Solana Concentrating Solar Power Plant, Arizona, United States of America
The world's largest concentrating solar power (CSP) plant, with an installed capacity of 280MW, is being constructed at Gila Bend in the state of Arizona, US. It is expected to produce its first power in August 2013. The plant is being developed by Abengoa Solar.
Construction of the Solana CSP began in December 2010. The energy generated from the plant will be sold to Arizona Public Service (APS) for 30 years. Teyma USA and Abener Engineering and Construction Services are the engineering, procurement and construction (EPC) contractors for the project.
The Solana solar power plant is designed for a lifespan of more than 30 years. It will provide clean energy to 70,000 households and reduce 475,000t of carbon dioxide emissions every year.
The largest CSP project in the world is estimated to require an investment of approximately $2bn. The project has created about 2,000 jobs during its construction phase and is expected to provide 85 full-time jobs when operational.
Technology used at the concentrating solar power plant
The 48MW Copper Mountain Solar 1 is one of the largest utility scale photovoltaic (PV) power plants in the US.
Parabolic trough system is used in the Solana Solar Power Generating Station. The mirrors, in the parabolic trough system, rotate with the movement of the sun and provide for thermal storage using molten salts.
The sunlight is reflected from the mirrors onto a pipe containing synthetic fuel. The pipe will be heated up to a temperature of 700°F, with heated fluid then transferred to a heat exchanger via boilers to produce steam. This runs the steam turbines in order to spin the generators, which produce electricity.
The CSP technology transfers part of the heated fluid to the molten salt storage tanks. Heat generated from the steam is used in the absence of sunlight. Heat can be used to generate power for six hours.
Solana solar power plant make up and construction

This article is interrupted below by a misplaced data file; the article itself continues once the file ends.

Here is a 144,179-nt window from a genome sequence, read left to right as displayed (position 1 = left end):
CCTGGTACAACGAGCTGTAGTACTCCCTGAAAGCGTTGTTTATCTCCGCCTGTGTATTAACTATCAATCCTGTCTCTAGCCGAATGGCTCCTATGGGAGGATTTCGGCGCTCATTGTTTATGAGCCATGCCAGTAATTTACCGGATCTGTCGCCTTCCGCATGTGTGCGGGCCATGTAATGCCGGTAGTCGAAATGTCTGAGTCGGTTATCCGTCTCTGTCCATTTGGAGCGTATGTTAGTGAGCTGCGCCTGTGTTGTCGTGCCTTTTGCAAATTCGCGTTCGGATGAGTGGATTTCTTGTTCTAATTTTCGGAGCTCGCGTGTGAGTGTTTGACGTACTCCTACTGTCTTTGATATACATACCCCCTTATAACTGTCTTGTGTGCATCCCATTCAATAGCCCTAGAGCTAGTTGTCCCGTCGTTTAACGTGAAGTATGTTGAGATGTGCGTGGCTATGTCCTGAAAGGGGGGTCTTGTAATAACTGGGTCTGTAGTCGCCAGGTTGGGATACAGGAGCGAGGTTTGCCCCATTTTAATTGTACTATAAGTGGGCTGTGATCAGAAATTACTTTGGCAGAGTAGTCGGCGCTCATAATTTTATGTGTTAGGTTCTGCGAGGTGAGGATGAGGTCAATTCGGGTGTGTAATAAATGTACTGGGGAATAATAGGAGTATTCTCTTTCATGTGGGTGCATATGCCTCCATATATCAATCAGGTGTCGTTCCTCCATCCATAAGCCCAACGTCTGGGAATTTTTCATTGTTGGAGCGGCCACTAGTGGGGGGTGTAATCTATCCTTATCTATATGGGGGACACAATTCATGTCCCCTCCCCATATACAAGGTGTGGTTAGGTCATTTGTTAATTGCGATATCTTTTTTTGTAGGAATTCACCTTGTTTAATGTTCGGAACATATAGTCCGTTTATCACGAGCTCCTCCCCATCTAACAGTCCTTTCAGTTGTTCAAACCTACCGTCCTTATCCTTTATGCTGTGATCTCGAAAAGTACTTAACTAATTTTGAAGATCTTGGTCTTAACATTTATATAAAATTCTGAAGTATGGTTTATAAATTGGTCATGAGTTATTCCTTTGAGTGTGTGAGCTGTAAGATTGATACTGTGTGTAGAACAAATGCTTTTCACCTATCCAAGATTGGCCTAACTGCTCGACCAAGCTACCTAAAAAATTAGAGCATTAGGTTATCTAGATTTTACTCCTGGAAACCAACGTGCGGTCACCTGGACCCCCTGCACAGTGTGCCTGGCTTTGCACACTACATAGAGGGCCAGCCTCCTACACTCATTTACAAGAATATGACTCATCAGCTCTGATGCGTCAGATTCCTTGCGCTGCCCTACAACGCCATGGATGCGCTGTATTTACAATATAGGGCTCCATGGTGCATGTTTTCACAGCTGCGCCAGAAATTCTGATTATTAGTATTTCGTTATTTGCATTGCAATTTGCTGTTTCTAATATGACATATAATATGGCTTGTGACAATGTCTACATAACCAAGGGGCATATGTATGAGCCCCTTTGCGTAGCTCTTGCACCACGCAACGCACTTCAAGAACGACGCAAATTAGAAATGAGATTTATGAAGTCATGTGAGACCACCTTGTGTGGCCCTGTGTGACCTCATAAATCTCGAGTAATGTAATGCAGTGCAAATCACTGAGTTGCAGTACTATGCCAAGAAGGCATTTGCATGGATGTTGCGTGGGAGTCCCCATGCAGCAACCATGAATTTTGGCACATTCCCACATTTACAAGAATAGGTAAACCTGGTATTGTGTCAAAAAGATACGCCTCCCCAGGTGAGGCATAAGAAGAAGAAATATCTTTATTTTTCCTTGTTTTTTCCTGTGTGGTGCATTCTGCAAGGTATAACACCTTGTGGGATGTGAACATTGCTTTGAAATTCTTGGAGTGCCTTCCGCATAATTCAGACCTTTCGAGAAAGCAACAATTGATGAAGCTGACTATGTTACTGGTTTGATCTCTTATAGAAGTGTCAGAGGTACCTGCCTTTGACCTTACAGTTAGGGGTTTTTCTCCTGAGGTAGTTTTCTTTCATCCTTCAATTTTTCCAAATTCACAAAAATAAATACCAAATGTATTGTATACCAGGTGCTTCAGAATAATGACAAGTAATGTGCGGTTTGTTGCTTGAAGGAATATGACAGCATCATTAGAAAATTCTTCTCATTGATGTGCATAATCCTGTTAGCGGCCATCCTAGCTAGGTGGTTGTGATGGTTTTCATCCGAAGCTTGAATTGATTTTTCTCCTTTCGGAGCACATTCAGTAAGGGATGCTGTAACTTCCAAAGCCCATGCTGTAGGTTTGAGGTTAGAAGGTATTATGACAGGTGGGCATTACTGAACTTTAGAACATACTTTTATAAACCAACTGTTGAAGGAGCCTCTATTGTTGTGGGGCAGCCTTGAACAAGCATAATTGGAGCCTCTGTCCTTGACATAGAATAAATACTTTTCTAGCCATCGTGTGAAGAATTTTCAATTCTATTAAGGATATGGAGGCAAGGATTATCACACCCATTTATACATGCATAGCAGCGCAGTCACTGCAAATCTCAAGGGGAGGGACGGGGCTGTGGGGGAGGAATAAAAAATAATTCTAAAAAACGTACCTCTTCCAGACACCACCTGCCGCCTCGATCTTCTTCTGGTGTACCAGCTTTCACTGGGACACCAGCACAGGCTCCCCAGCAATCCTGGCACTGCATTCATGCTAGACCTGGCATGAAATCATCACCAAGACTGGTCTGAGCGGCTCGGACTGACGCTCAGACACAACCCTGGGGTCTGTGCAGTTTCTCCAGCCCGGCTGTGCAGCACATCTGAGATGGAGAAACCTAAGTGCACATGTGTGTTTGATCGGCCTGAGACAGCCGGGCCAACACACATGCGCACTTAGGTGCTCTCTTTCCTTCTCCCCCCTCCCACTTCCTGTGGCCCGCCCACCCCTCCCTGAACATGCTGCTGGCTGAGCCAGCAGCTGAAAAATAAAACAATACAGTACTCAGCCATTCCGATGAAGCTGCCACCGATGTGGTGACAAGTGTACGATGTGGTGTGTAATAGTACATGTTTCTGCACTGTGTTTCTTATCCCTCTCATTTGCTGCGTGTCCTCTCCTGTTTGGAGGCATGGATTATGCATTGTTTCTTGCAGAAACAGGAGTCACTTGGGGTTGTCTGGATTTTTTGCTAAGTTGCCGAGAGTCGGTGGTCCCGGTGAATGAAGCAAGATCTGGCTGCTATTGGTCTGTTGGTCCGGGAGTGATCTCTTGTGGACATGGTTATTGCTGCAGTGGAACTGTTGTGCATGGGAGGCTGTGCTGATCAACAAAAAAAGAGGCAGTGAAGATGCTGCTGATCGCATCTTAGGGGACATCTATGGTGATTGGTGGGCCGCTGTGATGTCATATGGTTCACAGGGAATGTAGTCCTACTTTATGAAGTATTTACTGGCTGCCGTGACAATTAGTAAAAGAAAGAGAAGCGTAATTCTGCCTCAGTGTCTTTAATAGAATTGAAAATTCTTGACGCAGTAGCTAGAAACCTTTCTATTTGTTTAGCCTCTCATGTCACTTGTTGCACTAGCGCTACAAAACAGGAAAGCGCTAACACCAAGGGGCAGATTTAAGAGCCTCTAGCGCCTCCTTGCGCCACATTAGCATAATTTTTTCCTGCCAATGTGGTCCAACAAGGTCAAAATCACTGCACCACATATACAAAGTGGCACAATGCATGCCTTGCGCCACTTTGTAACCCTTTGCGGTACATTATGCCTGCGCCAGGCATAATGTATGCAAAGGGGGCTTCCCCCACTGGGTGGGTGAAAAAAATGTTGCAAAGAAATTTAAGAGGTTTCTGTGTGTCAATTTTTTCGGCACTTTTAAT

The Solana solar project site covers an area of 1,920 acres (777ha). The plant includes 3,200 parabolic trough collectors / mirrors installed in 1,757 acres.
The plant is installed with 12 molten salt storage tanks. Each tank has a diameter of 140ft and is extended to 45ft above ground.
Construction works forming part of the project include installation of parabolic trough collectors, cooling tower and molten salt storage tanks, substation construction, and laying of pipes for various facilities.
The works also includes installation of turbine generators, construction of the cable trenches, and other ancillary works.
Grid connection for the solar power plant
Power generated from the Solana CSP will be transferred to the Panda Substation owned by APS, which is located about 30km from the Solana plant site.
The 230kV Solana Gen-Tie is equipped with transmission structures, three single-circuit conductors, and two overhead ground wires. A fibre-optic cable, connected to one of the overhead ground wire, will act as the communication system for the power plant.
Solana power project financing
The US Department of Energy (DOE) granted a loan guarantee of $1.45bn for the project in July 2010. Capital Riesgo Global, a subsidiary of Banco Santander, made an equity investment of $125m in the project.
Contractors and suppliers for the Solana solar power project
MMC Contractors was assigned with the pipe racks fabrication and installation works, under a $10m worth contract awarded to the company in March 2012.
Caldwell Tanks supplied the molten salt storage tanks for the plant. Sundt Construction performed the foundation works for the tanks, cooling towers, pipe supports, turbine generators and substation equipment. Excavation and installation works were also performed by Sundt Construction.
Temperature sensors and transmitters were supplied by Krohne Inor Lands.
Contract for the drives was awarded to Siemens. Siemens supplied 18 Robicon Perfect Harmony medium voltage drives, ten 4,000hp Genllle drives, two 2,000hp Genllle drives and six 800hp GenIV drives.
Haris Mechanical Southwest (HMSW) supplied and installed the pipes for the solar field. Rioglass Solar supplied 85% of the parabolic trough mirrors for the project.